Detector types include the Apollo Series 60, Tyco H series or the Chubb ZA rate-ofrise detectors.

Alternatively, multi-sensor detectors can be used that combine heat and smoke detection. Apollo's XP95 multi-sensor detector contains an optical smoke sensor and a thermistor temperature sensor whose outputs are combined in order to detect the fire (preventing cold smoke produced by burning toast activating the detector). These are useful in combined kitchen and living rooms.

Fire statistics gathered by the Fire Service (and other relevant parties) for the Home Office for 1999 indicate that 84 per cent of all residential fire deaths occurred in domestic dwellings not provided with smoke detection or where the detector failed to operate.

This is equivalent to 392 fire deaths out of the total of 466 fire deaths occurring in residential apartments.

Seventy-one per cent of all fires in residential dwellings were detected within five minutes, yet in only 53 per cent of fires in dwellings not provided with smoke detection was the fire detected in a similar time period. The installation of hard-wired smoke detectors, positioned accurately, could therefore reduce the number of fire deaths by decreasing the time to detection substantially. Detectors save lives. Increased research and development will limit their physical intrusion into the apartment space, reduce false alarms and provide even earlier warnings.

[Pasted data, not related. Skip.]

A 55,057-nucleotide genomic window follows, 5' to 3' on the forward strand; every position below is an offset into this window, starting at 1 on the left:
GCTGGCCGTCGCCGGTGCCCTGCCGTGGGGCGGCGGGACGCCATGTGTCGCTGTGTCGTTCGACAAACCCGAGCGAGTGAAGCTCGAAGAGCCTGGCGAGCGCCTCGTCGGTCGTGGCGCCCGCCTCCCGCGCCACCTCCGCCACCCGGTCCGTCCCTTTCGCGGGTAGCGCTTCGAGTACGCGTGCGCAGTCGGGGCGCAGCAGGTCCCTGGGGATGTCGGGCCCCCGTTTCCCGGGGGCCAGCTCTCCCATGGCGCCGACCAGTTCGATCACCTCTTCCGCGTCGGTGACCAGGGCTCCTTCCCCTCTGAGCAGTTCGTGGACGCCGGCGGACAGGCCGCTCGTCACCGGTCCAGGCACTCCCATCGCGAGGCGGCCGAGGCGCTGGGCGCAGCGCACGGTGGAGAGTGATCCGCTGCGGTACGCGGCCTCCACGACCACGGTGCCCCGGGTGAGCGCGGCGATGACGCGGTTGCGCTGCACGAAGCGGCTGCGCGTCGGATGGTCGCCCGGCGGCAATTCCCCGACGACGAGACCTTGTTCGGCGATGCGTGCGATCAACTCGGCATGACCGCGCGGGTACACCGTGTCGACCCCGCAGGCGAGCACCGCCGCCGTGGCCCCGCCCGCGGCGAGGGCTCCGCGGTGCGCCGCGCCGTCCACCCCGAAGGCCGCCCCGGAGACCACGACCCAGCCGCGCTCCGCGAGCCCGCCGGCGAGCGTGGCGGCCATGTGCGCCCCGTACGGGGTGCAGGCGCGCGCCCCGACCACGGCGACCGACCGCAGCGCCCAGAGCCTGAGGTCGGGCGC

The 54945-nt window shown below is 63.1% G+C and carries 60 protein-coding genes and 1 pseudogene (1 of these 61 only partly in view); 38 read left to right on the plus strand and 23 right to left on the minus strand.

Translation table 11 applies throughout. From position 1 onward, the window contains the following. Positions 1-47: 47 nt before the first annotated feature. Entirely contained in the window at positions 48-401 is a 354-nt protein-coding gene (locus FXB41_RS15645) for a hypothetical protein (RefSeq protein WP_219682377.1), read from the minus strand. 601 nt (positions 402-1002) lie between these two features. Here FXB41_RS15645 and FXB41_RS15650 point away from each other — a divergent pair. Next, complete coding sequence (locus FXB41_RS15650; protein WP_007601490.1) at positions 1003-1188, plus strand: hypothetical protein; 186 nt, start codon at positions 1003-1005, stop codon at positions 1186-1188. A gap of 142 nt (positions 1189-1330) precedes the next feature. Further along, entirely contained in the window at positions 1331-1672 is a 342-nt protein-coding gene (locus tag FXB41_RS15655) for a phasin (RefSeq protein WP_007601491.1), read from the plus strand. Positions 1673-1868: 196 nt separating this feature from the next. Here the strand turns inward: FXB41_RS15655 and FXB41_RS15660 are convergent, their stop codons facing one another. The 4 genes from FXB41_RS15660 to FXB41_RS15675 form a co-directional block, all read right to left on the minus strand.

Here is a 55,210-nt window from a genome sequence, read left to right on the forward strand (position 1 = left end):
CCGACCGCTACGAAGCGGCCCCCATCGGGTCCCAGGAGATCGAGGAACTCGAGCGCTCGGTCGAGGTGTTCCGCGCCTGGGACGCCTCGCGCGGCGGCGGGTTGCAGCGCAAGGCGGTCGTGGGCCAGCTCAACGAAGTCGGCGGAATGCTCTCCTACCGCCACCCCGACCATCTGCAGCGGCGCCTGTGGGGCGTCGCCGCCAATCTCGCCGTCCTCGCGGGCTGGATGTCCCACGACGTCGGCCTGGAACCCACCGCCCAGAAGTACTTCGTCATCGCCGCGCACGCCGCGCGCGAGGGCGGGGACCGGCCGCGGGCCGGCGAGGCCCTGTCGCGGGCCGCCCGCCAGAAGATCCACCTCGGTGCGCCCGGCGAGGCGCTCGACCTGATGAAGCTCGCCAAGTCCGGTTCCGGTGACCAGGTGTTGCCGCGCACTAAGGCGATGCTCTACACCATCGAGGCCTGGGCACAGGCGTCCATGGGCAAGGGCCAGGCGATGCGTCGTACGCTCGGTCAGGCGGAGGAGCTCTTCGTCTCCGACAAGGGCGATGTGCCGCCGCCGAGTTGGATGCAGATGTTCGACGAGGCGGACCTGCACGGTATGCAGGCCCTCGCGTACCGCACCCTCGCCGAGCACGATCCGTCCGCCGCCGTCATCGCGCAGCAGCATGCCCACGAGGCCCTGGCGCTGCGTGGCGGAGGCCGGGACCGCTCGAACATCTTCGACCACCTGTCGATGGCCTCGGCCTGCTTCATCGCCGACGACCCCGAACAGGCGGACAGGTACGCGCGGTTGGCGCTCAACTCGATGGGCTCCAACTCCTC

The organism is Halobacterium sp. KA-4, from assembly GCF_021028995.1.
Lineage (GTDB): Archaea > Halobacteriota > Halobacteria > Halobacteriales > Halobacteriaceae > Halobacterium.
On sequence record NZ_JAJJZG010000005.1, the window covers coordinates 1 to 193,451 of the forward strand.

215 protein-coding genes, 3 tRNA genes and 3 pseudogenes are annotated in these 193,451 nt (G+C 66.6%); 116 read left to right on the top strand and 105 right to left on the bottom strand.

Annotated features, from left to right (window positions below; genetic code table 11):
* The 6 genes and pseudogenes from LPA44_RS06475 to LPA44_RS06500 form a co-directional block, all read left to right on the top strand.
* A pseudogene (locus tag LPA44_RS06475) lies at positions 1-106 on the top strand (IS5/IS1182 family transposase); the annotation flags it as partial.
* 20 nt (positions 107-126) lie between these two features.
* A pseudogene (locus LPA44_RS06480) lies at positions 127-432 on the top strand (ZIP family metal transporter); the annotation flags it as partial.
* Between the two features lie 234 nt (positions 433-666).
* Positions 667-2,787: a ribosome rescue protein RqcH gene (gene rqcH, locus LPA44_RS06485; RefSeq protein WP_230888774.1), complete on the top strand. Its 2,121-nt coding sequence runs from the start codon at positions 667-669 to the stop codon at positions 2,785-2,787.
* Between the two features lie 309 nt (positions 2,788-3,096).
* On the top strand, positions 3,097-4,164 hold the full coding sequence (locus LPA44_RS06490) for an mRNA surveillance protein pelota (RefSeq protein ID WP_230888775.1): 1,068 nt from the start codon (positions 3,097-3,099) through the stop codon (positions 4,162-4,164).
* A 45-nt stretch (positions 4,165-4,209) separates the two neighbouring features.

One of these new developments is the use of carbon monoxide (CO) detection as either a stand-alone detector or as a combination smoke and CO detector. CO is a toxic combustion product that is usually only formed during fires (or from faulty heating appliances) and not from burnt toast, therefore reducing false alarms.

An example of a stand-alone CO detector is the Tyco MU601 CO detector, although many companies are currently researching combination detectors, such as the Tyco MX 800CH heat and CO detector, for use in the domestic market.

Depending on the apartment design, simply providing detection may not be enough to satisfy the functional requirements of the Building Regulations.